Animals in Literature and Culture

In the past ten years, scholars across various
disciplines have become increasingly interested in what has been termed “the
question of the animal,” and are taking seriously the animals around us, questioning
not only the human-animal divide, but also the status of animals more
broadly.  This field of “animal
studies” interrogates understandings of animal consciousness and animals as
ethical subjects, while also studying animals within culture and society.  This class will thus examine
representations of animals within literature, poetry, film, paintings, and
other cultural formations from the eighteenth century to our own contemporary
moment, in an effort to interrogate what it means to be an animal, and what it
means to relate with animals.  We
will address issues of pet keeping, the animal point of view, animality,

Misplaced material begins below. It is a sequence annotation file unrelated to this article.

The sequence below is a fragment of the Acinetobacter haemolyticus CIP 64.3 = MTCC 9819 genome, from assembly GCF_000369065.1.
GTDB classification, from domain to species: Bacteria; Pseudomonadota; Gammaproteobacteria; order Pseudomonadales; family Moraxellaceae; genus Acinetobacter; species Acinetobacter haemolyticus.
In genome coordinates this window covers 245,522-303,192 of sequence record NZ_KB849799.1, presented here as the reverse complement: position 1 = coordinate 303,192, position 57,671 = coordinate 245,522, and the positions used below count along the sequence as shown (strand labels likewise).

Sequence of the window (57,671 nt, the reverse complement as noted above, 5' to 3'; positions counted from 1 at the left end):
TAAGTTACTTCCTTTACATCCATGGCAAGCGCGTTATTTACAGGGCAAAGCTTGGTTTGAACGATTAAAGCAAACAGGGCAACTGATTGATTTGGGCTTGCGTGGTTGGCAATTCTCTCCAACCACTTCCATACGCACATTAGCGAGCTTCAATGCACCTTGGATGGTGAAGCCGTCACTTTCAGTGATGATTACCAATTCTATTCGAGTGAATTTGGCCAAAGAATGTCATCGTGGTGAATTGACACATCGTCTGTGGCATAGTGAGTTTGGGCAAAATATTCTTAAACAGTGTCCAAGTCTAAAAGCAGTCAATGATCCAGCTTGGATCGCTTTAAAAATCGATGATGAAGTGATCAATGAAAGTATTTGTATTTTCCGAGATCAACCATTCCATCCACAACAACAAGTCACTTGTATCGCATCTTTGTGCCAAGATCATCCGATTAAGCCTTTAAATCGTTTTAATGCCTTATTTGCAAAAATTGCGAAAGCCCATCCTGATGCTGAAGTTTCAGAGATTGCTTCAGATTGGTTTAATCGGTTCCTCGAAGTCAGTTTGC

human-animal differences, animal rights, training, meat eating, and zoos in
order to understand the many ways animals exist in our society and cultural
imaginary.  As we trace these
themes, we will examine how animals collide with other cultural and social
issues, such as race and gender. 
Along with novels, short stories, and poetry, we will read contemporary
philosophical work on animal studies in order to enhance our analytical


Required Texts (tentative):

H.G. Wells, The Island of Dr. Moreau

Virginia Woolf, Flush

Barbara Gowdy, The White Bone

Linda Hogan, Power

J.M Coetzee, The Lives of Animals

Alice Walker, The Chicken Chronicles

Alain Patrice
Nganang, Dog Days

Ruth Ozeki, My Year of Meats

Course Reader
(short stories, poems, and non-fiction)

Possible film
selections include Buck, Grizzly Man, Cat Ladies and Furever.



Blog posts

Short Essays

Longer final

Attendance and